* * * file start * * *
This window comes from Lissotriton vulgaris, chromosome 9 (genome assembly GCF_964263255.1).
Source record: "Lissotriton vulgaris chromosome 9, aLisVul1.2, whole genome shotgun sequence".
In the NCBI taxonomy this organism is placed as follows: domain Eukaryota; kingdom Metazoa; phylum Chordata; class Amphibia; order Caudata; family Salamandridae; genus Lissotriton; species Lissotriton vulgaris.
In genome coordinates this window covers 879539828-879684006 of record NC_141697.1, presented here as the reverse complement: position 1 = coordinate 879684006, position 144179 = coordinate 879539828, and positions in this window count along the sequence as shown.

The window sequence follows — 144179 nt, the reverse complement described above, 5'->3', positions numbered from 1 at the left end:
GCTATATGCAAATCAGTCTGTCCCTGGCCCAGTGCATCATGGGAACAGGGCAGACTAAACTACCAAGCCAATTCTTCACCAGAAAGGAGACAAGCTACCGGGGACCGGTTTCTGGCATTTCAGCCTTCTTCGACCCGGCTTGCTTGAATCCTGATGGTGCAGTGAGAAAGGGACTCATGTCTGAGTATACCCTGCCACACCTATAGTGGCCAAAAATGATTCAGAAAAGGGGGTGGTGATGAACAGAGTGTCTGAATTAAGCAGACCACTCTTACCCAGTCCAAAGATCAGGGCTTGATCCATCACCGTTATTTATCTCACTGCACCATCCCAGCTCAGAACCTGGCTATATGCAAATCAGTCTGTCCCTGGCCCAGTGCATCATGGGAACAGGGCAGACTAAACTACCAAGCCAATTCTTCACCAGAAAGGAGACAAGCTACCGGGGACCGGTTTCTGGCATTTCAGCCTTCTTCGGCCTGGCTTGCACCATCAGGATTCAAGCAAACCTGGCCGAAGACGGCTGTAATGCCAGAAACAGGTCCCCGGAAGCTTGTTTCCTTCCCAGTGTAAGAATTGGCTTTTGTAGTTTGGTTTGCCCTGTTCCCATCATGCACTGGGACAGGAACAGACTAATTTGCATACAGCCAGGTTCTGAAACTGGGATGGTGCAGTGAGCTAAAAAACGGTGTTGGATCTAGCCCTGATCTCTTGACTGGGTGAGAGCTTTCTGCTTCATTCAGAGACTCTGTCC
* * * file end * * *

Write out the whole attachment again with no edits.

This window comes from Lissotriton vulgaris, chromosome 9 (genome assembly GCF_964263255.1).
Source record: "Lissotriton vulgaris chromosome 9, aLisVul1.2, whole genome shotgun sequence".
In the NCBI taxonomy this organism is placed as follows: domain Eukaryota; kingdom Metazoa; phylum Chordata; class Amphibia; order Caudata; family Salamandridae; genus Lissotriton; species Lissotriton vulgaris.
In genome coordinates this window covers 879539828-879684006 of record NC_141697.1, presented here as the reverse complement: position 1 = coordinate 879684006, position 144179 = coordinate 879539828, and positions in this window count along the sequence as shown.

The window sequence follows — 144179 nt, the reverse complement described above, 5'->3', positions numbered from 1 at the left end:
GCTATATGCAAATCAGTCTGTCCCTGGCCCAGTGCATCATGGGAACAGGGCAGACTAAACTACCAAGCCAATTCTTCACCAGAAAGGAGACAAGCTACCGGGGACCGGTTTCTGGCATTTCAGCCTTCTTCGACCCGGCTTGCTTGAATCCTGATGGTGCAGTGAGAAAGGGACTCATGTCTGAGTATACCCTGCCACACCTATAGTGGCCAAAAATGATTCAGAAAAGGGGGTGGTGATGAACAGAGTGTCTGAATTAAGCAGACCACTCTTACCCAGTCCAAAGATCAGGGCTTGATCCATCACCGTTATTTATCTCACTGCACCATCCCAGCTCAGAACCTGGCTATATGCAAATCAGTCTGTCCCTGGCCCAGTGCATCATGGGAACAGGGCAGACTAAACTACCAAGCCAATTCTTCACCAGAAAGGAGACAAGCTACCGGGGACCGGTTTCTGGCATTTCAGCCTTCTTCGGCCTGGCTTGCACCATCAGGATTCAAGCAAACCTGGCCGAAGACGGCTGTAATGCCAGAAACAGGTCCCCGGAAGCTTGTTTCCTTCCCAGTGTAAGAATTGGCTTTTGTAGTTTGGTTTGCCCTGTTCCCATCATGCACTGGGACAGGAACAGACTAATTTGCATACAGCCAGGTTCTGAAACTGGGATGGTGCAGTGAGCTAAAAAACGGTGTTGGATCTAGCCCTGATCTCTTGACTGGGTGAGAGCTTTCTGCTTCATTCAGAGACTCTGTCC